The family of jailed British-Egyptian activist Alaa Abdel Fattah says his hunger strike was broken for him last Friday by prison authorities in Egypt after he had a “near-death experience”.
Abdel Fattah told his mother, sister and aunt during a visit that he collapsed in his cell and awoke with an intravenous drip in his arm.
He had stopped drinking water to press Egypt to allow him access to British consular officials.
“My heart is wrung,” his aunt said.
“He looks so frail, so thin and so weak. But I’m also tremendously encouraged and tremendously proud of him. Because he’s still himself, the lucidity, the energy, the determination,” Ahdaf Soueif, the Egyptian novelist, told the BBC’s Caroline Hawley.
Abdel Fattah, a 40-year-old blogger and pro-democracy activist, is the best known of Egypt’s estimated 60,000 political prisoners.
He is currently serving a five-year sentence for allegedly “spreading false news” – a charge that human rights groups condemned as spurious.
He began a partial hunger strike in April, consuming a maximum of 100 calories a day, to protest against his conditions and Egypt’s refusal to recognise his British citizenship and allow embassy officials to see him.
His family’s last visit was on 24 October, a week before he decided to stop consuming food altogether. On 6 November, he also started refusing water to coincide with the start of the COP27 climate conference in the Egyptian Red Sea resort of Sharm el-Sheikh, hoping to increase the pressure Egypt’s leaders.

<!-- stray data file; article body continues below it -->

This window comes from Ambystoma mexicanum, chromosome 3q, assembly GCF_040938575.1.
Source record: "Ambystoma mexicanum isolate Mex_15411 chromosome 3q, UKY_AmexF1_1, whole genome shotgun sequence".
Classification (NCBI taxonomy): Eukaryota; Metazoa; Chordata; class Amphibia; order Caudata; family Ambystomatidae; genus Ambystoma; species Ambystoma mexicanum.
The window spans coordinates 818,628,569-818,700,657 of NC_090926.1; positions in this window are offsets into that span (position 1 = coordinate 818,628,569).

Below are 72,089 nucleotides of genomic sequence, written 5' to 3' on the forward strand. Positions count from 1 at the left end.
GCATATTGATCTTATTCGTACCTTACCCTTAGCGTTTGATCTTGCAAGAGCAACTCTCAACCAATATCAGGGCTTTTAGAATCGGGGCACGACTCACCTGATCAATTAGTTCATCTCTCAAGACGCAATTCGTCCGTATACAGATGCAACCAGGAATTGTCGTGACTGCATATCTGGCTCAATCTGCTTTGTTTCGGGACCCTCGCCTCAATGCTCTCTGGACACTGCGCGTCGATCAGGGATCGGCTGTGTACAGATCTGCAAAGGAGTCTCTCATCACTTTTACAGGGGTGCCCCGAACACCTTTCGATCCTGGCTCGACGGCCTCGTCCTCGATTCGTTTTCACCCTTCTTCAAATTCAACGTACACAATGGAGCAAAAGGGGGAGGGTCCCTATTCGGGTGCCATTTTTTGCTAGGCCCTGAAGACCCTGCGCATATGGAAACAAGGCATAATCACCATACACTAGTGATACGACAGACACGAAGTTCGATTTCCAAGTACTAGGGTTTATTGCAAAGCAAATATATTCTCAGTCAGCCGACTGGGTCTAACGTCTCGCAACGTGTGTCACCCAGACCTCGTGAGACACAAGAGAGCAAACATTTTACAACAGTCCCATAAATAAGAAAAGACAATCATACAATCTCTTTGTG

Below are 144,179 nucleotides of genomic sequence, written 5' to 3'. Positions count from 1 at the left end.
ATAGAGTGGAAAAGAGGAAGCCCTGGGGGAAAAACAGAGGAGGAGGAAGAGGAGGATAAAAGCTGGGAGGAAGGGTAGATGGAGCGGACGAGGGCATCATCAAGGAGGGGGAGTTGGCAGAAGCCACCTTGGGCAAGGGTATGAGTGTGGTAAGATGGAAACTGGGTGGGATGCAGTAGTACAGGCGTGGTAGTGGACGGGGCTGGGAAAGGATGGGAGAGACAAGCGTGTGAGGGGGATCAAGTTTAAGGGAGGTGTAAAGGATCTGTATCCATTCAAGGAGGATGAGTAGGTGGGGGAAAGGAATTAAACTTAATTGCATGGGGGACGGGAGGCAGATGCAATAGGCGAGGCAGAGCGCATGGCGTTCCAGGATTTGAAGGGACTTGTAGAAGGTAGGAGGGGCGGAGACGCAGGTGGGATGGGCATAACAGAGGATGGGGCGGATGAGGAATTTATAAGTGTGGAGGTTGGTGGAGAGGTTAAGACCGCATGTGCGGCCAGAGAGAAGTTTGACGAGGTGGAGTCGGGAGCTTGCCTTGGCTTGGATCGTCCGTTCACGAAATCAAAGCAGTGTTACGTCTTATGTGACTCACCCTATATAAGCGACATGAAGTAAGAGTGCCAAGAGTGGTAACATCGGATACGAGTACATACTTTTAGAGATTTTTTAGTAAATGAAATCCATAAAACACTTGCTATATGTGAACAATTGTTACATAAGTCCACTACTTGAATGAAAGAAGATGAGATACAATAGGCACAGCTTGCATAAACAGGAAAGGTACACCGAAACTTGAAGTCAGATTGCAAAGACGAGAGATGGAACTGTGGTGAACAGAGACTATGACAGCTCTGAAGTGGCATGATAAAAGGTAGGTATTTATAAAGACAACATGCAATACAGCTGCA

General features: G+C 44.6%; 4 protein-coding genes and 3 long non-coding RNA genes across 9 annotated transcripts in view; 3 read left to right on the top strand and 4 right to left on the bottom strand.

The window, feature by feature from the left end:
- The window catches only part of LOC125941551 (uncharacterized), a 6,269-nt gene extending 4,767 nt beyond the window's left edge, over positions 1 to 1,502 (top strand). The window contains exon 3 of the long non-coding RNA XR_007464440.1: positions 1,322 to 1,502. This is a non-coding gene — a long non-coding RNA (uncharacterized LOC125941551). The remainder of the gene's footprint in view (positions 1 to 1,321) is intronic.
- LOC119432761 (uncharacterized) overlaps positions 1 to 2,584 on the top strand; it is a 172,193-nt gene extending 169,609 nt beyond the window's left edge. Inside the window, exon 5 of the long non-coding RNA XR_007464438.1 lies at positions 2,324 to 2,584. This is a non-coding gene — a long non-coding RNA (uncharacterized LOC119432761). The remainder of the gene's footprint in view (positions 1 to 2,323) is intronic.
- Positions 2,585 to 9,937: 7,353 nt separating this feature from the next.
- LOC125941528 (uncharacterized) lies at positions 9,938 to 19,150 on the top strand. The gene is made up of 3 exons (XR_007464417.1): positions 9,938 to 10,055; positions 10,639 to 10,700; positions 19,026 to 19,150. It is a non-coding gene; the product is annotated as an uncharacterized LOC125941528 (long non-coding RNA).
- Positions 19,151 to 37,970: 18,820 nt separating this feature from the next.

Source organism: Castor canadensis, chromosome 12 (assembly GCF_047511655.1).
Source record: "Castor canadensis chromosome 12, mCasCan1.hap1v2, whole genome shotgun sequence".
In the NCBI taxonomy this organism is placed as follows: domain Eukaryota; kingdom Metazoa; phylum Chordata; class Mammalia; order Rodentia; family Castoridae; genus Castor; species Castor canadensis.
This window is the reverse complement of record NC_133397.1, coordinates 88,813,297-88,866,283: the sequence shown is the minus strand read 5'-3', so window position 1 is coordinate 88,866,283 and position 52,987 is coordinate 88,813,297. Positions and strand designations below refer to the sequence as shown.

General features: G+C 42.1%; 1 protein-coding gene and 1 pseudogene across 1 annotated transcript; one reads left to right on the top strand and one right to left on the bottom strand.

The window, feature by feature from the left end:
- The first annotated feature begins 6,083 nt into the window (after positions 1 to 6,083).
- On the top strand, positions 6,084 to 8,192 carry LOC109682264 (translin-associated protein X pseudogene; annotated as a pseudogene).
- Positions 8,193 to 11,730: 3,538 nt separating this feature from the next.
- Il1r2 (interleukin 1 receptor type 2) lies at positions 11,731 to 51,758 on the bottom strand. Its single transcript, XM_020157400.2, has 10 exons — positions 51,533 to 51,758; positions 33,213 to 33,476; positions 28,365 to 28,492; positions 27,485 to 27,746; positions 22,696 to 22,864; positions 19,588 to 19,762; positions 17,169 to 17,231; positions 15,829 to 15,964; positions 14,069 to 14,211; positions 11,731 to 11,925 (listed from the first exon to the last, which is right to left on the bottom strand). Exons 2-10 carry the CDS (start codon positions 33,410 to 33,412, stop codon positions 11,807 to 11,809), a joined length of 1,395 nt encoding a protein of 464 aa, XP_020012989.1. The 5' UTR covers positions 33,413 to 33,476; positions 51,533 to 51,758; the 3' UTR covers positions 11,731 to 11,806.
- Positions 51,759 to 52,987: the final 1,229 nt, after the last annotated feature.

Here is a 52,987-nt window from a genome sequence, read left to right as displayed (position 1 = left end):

His mother Laila Soueif was told by prison officials last Thursday that he had undergone an unspecified “medical intervention” and the public prosecution asserted that he was in “good health”, without providing any proof.
This week, his mother received notes from him, saying he had resumed drinking water on Saturday and ended his hunger strike on Monday. But she was not allowed to see him in person until now.
“We saw him in the visitation booth of Wadi al-Natroun prison, with a glass barrier between us, with one very faint headset that we could talk to him through one at a time,” the family said in a statement.
Abdul Fattah told his mother, aunt and sister that on 8 November he was tied down in his cell after refusing to submit to a medical examination and after hitting his head against a wall.
He told his family he was in the shower in his cell last Friday when he collapsed.
“He tried to dress, and fell over and this time he fell unconscious. When he came to, he was surrounded by people and his head was cradled by one of his cellmates and there was a canula in his body which gave him a lactate solution and glucose. Then they gave him electrolyte fluid, a spoonful of honey and a pickle.”
“There were lots of people there and they needed to save his life. He talked about all of this as a near-death experience. This is how the hunger strike was broken.”
There was no immediate response from the Egyptian government.
The UK Foreign, Commonwealth & Development Office said Prime Minister Rishi Sunak raised his case with Egyptian President Abdul Fattah al-Sisi at COP27 last week.